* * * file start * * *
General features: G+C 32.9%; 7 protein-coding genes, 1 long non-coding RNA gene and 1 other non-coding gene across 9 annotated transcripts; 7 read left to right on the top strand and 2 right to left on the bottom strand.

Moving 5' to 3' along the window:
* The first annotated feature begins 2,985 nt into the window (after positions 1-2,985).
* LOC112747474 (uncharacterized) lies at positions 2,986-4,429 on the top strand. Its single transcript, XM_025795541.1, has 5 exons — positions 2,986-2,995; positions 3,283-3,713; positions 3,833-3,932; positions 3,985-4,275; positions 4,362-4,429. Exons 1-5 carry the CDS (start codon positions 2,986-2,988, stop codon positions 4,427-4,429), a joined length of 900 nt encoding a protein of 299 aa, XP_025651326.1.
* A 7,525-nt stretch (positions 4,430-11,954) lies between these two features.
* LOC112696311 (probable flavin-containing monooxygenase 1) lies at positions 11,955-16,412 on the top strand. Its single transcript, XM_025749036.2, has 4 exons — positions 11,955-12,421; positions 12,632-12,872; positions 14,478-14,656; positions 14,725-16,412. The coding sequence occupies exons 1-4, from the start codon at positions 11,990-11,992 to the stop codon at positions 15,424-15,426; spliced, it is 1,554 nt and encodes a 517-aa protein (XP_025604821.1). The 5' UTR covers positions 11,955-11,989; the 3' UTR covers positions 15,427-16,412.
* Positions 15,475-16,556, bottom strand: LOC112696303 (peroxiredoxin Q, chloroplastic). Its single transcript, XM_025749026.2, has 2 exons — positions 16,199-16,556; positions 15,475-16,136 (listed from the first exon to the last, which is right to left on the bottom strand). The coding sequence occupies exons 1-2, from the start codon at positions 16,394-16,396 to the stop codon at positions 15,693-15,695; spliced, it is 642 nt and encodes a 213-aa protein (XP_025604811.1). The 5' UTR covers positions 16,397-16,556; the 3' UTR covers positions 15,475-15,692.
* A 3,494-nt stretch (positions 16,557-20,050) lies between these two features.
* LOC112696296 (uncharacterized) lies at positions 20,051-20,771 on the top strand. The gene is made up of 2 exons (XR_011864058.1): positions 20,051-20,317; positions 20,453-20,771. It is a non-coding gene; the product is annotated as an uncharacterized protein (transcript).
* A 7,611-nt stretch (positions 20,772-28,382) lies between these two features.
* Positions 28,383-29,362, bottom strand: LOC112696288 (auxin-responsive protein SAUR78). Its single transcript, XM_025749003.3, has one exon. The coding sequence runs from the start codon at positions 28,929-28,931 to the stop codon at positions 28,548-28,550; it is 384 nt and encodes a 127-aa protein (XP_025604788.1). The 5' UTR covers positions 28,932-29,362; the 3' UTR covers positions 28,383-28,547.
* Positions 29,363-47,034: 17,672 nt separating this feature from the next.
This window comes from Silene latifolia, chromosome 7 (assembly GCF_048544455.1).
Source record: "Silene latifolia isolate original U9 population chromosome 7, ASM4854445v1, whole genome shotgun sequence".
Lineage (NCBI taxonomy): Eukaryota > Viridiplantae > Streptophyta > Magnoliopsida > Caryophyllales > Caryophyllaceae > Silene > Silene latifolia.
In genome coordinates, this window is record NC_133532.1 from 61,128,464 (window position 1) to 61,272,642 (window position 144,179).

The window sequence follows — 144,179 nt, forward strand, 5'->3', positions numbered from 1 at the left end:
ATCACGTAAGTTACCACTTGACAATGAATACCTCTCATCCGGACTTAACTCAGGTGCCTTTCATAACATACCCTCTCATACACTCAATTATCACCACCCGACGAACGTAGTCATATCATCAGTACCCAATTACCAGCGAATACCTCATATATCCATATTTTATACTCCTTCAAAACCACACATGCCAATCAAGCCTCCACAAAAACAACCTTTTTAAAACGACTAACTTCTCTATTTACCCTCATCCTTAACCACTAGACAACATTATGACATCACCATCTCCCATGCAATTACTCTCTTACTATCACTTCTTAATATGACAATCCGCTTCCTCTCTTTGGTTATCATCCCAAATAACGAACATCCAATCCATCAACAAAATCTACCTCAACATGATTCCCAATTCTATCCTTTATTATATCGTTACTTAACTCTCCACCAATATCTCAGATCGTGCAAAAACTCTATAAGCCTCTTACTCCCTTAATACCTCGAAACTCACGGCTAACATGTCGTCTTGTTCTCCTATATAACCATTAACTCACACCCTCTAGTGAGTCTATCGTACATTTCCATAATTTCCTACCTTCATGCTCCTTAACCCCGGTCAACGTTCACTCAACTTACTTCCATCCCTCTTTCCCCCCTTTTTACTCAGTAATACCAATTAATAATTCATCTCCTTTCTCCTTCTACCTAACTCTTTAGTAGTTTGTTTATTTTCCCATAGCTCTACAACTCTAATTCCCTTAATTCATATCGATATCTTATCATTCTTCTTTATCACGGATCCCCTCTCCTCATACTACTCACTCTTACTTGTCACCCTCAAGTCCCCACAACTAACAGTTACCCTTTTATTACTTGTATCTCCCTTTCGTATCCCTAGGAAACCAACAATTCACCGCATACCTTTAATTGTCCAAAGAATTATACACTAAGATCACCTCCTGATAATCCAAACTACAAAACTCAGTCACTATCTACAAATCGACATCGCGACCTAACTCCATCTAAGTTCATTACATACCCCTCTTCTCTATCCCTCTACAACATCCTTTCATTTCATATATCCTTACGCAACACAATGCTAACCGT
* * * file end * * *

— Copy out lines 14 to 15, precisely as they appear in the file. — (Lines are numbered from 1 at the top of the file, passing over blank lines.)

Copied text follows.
Source record: "Silene latifolia isolate original U9 population chromosome 7, ASM4854445v1, whole genome shotgun sequence".
Lineage (NCBI taxonomy): Eukaryota > Viridiplantae > Streptophyta > Magnoliopsida > Caryophyllales > Caryophyllaceae > Silene > Silene latifolia.